The appellant, Jacques Sherron, was convicted by a jury of criminal responsibility for introducing a controlled substance into a penal institution, conspiracy to introduce a controlled substance into a penal facility, possession of cocaine with the intent to sell or deliver and possession of marijuana with the intent to sell or deliver. The appellant received an effective sentence of ten years on March 18, 2005. The appellant filed a pro se notice of appeal on April 6, 2005. On July 1, 2005, trial counsel for the appellant filed a motion for new trial alleging that the evidence was insufficient, that the verdict was based on circumstantial evidence and that the appellant’s sentence was excessive. The appellant subsequently filed a motion in this Court requesting dismissal of his appeal without prejudice due to the fact that the trial court had not yet ruled on the motion for new trial. This Court denied the motion. The appellant filed an amended pro se motion for new trial. The trial court held a hearing on the motion for new trial on September 14, 2005, at which time the appellant filed a third amended motion for new trial. The trial court denied relief, and the appellant filed a second notice of appeal on September 14, 2005. On appeal, the following issues are presented for our review: (1) whether the conspiracy charge should have been dismissed for failure to state a crime; (2) whether the evidence was sufficient to support the verdict; and (3) whether the trial court committed plain error in failing to give an accomplice instruction to the jury. For the following reasons, we reverse and dismiss the conspiracy conviction, and affirm the conviction for introducing a controlled substance into a penal facility.


Legal News

Legal News
'Jail for judges' would strip judges, jurors of immunity
South Dakotans will vote next month on a proposed state constitutional amendment known as "jail for judges," which would strip judges, jurors and other state officials of immunity from lawsuits. The executive director of the South Dakota Bar Association is heading the opposition campaign and spoke with National Public Radio's Nina Totenberg.
Listen to the report
Inmate says execution types inhumane, later receives stay
The Associated Press talked with Donnie Johnson, who was set to be executed next week. Johnson says he sees no difference between being executed by electric chair or lethal injection -- both methods are inhumane. Later in the day, the 6th Circuit Court of Appeals issued a stay of execution for Johnson.
Read the interview in the Johnson City Press
U.S. Supreme Court says subsidies can stop
The U.S. Supreme Court has taken a modest step in the heated debate over gay rights. Public agencies such as cities, schools and parks can stop subsidies to groups who don't abide by local anti-discrimination bans, the high court indicated in backing a California ruling.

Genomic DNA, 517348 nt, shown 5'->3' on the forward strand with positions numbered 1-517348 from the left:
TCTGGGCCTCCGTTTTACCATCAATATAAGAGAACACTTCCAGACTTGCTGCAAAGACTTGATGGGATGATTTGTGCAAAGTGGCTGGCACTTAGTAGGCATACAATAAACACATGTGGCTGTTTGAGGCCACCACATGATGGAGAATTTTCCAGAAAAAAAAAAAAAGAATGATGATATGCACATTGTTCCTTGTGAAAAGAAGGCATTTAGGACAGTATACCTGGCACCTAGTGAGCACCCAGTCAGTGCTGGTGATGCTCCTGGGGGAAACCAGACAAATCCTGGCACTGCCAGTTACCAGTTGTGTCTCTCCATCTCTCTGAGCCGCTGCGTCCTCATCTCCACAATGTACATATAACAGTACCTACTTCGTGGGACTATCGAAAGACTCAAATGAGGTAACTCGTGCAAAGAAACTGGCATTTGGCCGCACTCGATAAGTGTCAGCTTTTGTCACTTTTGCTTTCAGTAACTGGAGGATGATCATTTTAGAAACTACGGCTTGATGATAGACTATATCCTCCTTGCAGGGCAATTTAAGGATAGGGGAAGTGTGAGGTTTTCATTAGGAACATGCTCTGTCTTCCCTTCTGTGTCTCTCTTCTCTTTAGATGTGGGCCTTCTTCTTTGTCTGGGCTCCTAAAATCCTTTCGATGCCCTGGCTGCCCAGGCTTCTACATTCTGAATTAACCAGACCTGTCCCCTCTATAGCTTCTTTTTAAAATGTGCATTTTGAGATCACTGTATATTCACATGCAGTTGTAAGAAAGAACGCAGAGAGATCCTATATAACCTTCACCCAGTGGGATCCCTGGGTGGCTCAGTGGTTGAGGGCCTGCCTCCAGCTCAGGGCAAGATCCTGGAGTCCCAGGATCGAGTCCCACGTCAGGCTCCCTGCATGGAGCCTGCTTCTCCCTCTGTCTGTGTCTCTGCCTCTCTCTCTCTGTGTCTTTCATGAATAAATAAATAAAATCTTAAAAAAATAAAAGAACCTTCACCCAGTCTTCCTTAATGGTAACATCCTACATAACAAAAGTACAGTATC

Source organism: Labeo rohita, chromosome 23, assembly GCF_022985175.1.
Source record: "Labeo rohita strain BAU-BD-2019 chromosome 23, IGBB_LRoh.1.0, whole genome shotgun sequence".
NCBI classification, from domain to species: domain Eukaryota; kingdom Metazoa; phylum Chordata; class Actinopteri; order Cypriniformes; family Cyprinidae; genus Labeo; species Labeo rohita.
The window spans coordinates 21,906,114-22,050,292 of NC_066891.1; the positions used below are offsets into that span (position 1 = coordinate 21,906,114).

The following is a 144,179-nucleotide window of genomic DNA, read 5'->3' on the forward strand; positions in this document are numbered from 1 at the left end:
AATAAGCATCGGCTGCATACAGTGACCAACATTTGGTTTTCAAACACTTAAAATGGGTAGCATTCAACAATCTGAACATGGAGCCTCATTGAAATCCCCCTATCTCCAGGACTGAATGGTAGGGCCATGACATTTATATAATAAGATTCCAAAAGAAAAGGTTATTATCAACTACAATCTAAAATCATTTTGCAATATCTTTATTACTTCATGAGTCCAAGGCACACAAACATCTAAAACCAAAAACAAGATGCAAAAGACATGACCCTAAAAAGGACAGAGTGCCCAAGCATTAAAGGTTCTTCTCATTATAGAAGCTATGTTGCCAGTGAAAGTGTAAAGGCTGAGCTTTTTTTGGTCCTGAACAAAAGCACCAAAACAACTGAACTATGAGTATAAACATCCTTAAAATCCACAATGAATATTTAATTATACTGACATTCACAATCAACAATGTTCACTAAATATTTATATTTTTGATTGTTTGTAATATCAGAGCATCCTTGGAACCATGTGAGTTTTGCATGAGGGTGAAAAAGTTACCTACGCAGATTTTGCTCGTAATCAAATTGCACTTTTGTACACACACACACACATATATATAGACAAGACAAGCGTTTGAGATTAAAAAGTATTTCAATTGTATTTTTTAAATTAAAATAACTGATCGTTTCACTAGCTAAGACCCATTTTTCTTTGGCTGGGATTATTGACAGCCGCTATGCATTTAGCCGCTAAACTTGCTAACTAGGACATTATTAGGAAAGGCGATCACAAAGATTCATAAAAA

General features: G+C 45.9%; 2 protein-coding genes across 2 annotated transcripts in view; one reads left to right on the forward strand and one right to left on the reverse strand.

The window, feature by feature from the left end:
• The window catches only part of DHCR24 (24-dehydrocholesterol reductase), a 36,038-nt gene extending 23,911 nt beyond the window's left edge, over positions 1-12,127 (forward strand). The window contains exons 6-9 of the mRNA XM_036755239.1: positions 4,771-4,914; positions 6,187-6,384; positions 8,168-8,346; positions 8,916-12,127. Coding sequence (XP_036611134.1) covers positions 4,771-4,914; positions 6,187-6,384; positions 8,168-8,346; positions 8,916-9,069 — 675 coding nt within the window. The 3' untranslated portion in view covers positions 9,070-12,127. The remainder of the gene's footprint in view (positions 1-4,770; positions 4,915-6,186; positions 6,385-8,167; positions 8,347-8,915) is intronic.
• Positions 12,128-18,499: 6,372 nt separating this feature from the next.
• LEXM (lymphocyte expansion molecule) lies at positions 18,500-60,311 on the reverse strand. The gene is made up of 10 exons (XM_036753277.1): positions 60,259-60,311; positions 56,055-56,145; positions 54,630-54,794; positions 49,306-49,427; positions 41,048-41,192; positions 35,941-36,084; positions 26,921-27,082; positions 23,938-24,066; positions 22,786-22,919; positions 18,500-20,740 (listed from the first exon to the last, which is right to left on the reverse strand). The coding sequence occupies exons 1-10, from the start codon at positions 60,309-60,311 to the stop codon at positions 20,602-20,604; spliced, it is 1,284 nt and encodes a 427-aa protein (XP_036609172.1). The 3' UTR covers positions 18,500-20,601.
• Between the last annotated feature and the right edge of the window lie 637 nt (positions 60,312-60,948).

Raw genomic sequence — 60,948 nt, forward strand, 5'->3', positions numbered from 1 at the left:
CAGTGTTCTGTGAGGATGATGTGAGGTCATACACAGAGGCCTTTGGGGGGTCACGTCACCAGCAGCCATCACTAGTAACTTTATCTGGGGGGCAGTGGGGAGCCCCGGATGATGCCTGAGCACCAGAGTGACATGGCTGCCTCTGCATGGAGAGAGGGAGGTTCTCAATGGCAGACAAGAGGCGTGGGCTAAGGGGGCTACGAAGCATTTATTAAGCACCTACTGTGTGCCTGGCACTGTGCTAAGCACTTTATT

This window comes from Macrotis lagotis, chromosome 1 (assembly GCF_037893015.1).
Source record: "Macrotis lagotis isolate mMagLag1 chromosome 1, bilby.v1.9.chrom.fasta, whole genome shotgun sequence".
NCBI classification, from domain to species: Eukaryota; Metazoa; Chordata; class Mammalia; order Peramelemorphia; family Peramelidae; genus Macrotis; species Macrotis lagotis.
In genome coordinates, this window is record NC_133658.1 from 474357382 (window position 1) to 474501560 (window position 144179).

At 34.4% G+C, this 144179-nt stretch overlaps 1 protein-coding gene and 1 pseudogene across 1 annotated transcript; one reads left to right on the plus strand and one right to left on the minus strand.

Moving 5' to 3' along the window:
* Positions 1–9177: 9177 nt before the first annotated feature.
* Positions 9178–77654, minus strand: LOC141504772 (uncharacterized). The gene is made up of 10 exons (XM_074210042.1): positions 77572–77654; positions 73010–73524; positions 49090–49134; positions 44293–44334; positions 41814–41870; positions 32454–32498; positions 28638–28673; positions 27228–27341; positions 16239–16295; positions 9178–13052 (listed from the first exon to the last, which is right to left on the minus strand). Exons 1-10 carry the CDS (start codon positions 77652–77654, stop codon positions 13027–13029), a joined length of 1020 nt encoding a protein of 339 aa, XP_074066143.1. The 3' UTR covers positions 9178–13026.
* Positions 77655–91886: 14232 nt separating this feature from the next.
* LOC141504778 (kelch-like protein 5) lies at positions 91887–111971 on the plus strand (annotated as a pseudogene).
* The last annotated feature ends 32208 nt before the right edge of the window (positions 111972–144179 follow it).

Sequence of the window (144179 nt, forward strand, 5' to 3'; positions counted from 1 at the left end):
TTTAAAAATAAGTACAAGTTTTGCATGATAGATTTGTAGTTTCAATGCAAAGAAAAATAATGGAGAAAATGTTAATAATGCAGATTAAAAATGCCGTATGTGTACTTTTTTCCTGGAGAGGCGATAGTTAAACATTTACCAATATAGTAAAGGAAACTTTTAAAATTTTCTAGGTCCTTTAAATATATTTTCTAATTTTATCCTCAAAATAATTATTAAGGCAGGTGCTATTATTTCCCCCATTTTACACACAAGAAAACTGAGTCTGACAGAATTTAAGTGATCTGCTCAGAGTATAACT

Read more in the News Sentinel
Man sues state over right to buy out-of-state wine
A Johnson City man is suing Tennessee over his right to order wine directly from other states, the Tennessean reports. On Tuesday, a U.S. District judge allowed the Wine and Spirits Wholesalers of Tennessee to join the state in defending a Tennessee law that outlaws the sale of wine directly from out-of-state vintners to in-state consumers. Tennessee is one of only six states with the prohibition.
Read the details
Yoko Ono sues EMI, subsidiary for $10M
Yoko Ono sued music company EMI Group PLC and a subsidiary for $10 million Wednesday, claiming she was cheated out of royalties due from the sale of music recordings by her late husband, John Lennon, the Associated Press reports.
Read it in the Daily News Journal
No bond for 1Point Solutions accused embezzler
Barry Stokes lost his bid to get out of jail today after an FBI agent testified in federal court about evidence indicating he was a flight risk, the Tennessean reports. Stokes was charged last week with embezzling money from employee pension accounts that were entrusted to 1Point Solutions, the employee benefits company he founded in the basement of his Dickson home.
Read the story
Family Justice Center to benefit from fashions
A fashion show in Knoxville will raise money for furnishing a medical room at the Knoxville Family Justice Center, which aids victims of domestic violence. FashionDrama will be at the Knoxville Convention Center next Wednesday.
Read more in the Knoxville News Sentinel

But if you must, visit the TBALink web site at:

TBALink HomeContact UsPageFinderWhat's NewHelp
© Copyright 2006 Tennessee Bar Association